BUT we do know that noone bothered to check on it between March 09 and October 2010. Plenty of cause for concern, wouldn't you say?

Reactors normally run about 18 months between refueling. Mar '09 to Oct '10 is 19 months. So this sounds like the regular interval between scheduled refuelings and maintenance checks.

It's difficult to say without knowing exactly where the valve was, but it's impractical or exceedingly dangerous to test certain sections of the cooling system (emergency or otherwise) while the reactor is in operation. You're better off building in multiple redundant systems, so it's highly unlikely that any one will fail. Then test them all during refueling. (Chernobyl happened because they conducted a live test of a new cooling system on an active reactor.)


RE: oh please...
By Solandri on 5/12/2011 9:04:08 PM , Rating: 2
quote:
so it's highly unlikely that any one will fail

Obviously that should be "highly unlikely that all will fail". Serves me right for visiting the bathroom before hitting post. =p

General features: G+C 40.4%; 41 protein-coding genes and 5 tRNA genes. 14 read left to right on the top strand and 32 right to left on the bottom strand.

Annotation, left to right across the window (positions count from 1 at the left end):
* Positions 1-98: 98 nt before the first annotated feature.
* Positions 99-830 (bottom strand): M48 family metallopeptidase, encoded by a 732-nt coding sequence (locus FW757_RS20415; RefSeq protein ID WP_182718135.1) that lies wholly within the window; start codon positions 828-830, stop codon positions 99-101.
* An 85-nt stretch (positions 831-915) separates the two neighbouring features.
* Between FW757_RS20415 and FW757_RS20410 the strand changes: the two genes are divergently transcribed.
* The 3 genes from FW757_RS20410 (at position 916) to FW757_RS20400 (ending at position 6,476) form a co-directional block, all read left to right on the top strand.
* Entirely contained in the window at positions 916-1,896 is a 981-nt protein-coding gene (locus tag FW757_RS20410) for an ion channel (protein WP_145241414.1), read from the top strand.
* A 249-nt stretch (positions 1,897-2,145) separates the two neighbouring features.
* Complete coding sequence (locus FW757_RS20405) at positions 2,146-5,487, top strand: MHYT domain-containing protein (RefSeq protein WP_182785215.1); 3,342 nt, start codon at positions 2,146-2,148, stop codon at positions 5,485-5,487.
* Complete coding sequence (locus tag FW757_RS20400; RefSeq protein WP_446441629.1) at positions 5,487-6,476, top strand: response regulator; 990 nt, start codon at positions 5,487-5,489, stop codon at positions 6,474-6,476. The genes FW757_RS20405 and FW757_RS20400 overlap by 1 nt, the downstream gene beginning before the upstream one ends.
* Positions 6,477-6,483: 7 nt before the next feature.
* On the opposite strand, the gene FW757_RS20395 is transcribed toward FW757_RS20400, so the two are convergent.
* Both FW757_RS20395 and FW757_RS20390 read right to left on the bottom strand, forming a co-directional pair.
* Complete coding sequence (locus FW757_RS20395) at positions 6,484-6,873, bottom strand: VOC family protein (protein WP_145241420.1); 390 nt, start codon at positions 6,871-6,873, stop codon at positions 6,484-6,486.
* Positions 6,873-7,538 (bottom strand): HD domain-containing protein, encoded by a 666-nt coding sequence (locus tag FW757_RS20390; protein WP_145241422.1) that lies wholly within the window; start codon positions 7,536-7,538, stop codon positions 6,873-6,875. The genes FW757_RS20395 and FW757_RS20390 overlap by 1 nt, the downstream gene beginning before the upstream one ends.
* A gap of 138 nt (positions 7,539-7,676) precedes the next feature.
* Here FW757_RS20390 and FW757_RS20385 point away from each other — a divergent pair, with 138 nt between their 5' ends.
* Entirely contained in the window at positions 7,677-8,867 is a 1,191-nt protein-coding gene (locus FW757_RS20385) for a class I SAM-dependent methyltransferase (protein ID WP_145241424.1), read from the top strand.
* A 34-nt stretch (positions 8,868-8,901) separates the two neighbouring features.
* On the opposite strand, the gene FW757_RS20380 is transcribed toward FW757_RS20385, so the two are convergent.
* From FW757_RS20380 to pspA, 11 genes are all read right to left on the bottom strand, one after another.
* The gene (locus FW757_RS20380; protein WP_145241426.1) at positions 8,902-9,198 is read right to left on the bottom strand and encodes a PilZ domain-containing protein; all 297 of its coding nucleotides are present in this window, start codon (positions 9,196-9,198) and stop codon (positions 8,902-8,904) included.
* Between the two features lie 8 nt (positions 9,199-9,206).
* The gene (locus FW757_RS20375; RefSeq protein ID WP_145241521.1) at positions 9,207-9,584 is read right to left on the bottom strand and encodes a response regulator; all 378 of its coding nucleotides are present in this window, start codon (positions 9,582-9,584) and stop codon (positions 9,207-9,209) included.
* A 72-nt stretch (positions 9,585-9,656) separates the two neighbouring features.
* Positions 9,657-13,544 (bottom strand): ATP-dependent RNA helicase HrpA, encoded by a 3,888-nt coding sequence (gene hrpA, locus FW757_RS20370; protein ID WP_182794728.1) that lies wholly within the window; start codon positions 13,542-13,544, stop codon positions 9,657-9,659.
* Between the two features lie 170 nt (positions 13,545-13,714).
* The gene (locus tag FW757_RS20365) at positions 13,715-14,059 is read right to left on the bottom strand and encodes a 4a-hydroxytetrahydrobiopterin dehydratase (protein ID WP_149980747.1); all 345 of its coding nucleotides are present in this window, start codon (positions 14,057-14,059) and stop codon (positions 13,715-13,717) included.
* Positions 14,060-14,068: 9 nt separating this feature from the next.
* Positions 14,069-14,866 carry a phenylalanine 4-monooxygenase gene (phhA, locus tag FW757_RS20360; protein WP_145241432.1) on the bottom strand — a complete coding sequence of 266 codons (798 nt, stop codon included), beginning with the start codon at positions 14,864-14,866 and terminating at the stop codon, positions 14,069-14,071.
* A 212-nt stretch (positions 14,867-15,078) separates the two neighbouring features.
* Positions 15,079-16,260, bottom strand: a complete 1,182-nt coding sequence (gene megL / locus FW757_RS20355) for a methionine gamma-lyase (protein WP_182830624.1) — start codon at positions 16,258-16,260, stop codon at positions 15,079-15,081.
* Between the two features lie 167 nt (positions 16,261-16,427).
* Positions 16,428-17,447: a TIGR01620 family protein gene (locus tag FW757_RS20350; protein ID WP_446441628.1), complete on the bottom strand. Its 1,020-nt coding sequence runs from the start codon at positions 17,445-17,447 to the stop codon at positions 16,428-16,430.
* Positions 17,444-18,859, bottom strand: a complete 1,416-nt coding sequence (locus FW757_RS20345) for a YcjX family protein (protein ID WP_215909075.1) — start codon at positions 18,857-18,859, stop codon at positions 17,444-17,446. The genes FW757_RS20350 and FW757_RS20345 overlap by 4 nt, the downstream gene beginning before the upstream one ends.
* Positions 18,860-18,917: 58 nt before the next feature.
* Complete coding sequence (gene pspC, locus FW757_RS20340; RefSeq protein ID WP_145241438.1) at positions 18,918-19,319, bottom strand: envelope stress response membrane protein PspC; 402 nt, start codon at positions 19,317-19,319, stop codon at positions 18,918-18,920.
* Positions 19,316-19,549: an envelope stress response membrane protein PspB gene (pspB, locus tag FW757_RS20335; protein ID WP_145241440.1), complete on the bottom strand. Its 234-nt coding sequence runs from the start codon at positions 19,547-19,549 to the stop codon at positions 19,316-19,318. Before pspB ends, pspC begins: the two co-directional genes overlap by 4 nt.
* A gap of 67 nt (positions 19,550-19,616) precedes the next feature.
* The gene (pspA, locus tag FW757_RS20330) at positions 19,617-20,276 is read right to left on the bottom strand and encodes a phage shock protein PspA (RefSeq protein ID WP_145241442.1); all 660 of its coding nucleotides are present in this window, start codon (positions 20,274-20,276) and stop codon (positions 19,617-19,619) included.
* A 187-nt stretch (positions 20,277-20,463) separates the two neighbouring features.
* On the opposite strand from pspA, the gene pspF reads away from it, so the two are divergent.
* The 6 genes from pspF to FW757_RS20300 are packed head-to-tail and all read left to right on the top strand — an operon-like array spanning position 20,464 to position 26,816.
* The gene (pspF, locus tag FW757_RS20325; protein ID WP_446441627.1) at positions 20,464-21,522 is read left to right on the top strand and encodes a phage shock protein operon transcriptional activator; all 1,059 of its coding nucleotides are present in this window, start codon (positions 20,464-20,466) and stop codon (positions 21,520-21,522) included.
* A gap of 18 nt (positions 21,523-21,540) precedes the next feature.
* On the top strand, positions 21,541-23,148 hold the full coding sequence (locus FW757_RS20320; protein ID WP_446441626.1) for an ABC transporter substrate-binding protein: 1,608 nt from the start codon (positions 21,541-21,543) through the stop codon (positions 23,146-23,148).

RE: oh please...
By NucNut on 5/13/2011 5:42:58 AM , Rating: 2
The valve in question is only flow testable during shutdown conditions. Thus, if the plant runs for two years, there will be two years between opportunities to verify that the valve actually passes flow.
The system in question is a multipurpose system which is used during plant shutdowns to provide decay heat removal and also during postulated accidents to provide core cooling.
Not a good thing that it was not identified earlier, but also not a demonstration of gross malfeasance. It is pretty difficult to prove a valve disk has not separated from the stem without establishing flow, and it is not part of the design of many nuclear plant emergency cooling systems to be able to perform full flow testing when the plant is in operation. In this instance, the system is a low pressure system and thus could not overcome reactor pressure to inject water and prove flow path continuity.


RE: oh please...
By Xcpus on 5/14/2011 4:04:59 PM , Rating: 2
And for all we know it may have broken back in March. Point being we didn't know it was broken as there aren't enough inspections of the sort.

People like you are over zealous Nuclear Energy supporters. You are just as bad as the anti-Nuclear Energy folks IMHO.

Nuclear Energy ought to be left to "Liberals" to manage... not cost cutting "Conservatives". What I mean is that either a Nationalized model (no Public Ownership of Nuclear Energy) or a heavily regulated Private Nuclear industry ought to be permitted imho.

And I'm an anarchist lol.


RE: oh please...
By Xcpus on 5/14/2011 4:06:08 PM , Rating: 1
"Public Ownership" not "No Public Ownership"